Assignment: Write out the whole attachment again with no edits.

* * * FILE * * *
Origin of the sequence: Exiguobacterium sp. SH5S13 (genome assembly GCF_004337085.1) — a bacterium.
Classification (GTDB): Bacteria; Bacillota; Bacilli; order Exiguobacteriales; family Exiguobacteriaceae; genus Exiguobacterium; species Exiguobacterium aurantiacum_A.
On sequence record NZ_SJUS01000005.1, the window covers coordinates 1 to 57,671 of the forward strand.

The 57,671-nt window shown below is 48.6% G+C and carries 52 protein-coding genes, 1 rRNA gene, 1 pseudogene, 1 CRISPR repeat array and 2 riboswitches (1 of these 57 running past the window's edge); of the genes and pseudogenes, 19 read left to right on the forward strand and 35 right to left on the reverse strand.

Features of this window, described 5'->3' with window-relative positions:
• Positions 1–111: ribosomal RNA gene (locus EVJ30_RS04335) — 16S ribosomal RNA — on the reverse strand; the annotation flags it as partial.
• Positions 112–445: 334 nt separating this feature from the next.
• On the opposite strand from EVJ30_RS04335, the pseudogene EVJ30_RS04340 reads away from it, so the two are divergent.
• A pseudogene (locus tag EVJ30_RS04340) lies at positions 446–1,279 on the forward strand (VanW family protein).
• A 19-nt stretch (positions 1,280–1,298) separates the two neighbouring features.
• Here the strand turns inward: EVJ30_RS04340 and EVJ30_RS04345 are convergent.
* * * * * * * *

Origin of the sequence: Exiguobacterium sp. SH5S13 (genome assembly GCF_004337085.1) — a bacterium.
Classification (GTDB): Bacteria; Bacillota; Bacilli; order Exiguobacteriales; family Exiguobacteriaceae; genus Exiguobacterium; species Exiguobacterium aurantiacum_A.
On sequence record NZ_SJUS01000005.1, the window covers coordinates 1 to 57,671 of the forward strand.

The 57,671-nt window shown below is 48.6% G+C and carries 52 protein-coding genes, 1 rRNA gene, 1 pseudogene, 1 CRISPR repeat array and 2 riboswitches (1 of these 57 running past the window's edge); of the genes and pseudogenes, 19 read left to right on the forward strand and 35 right to left on the reverse strand.

Features of this window, described 5'->3' with window-relative positions:
• Positions 1–111: ribosomal RNA gene (locus EVJ30_RS04335) — 16S ribosomal RNA — on the reverse strand; the annotation flags it as partial.
• Positions 112–445: 334 nt separating this feature from the next.
• On the opposite strand from EVJ30_RS04335, the pseudogene EVJ30_RS04340 reads away from it, so the two are divergent.
• A pseudogene (locus tag EVJ30_RS04340) lies at positions 446–1,279 on the forward strand (VanW family protein).
• A 19-nt stretch (positions 1,280–1,298) separates the two neighbouring features.
• Here the strand turns inward: EVJ30_RS04340 and EVJ30_RS04345 are convergent.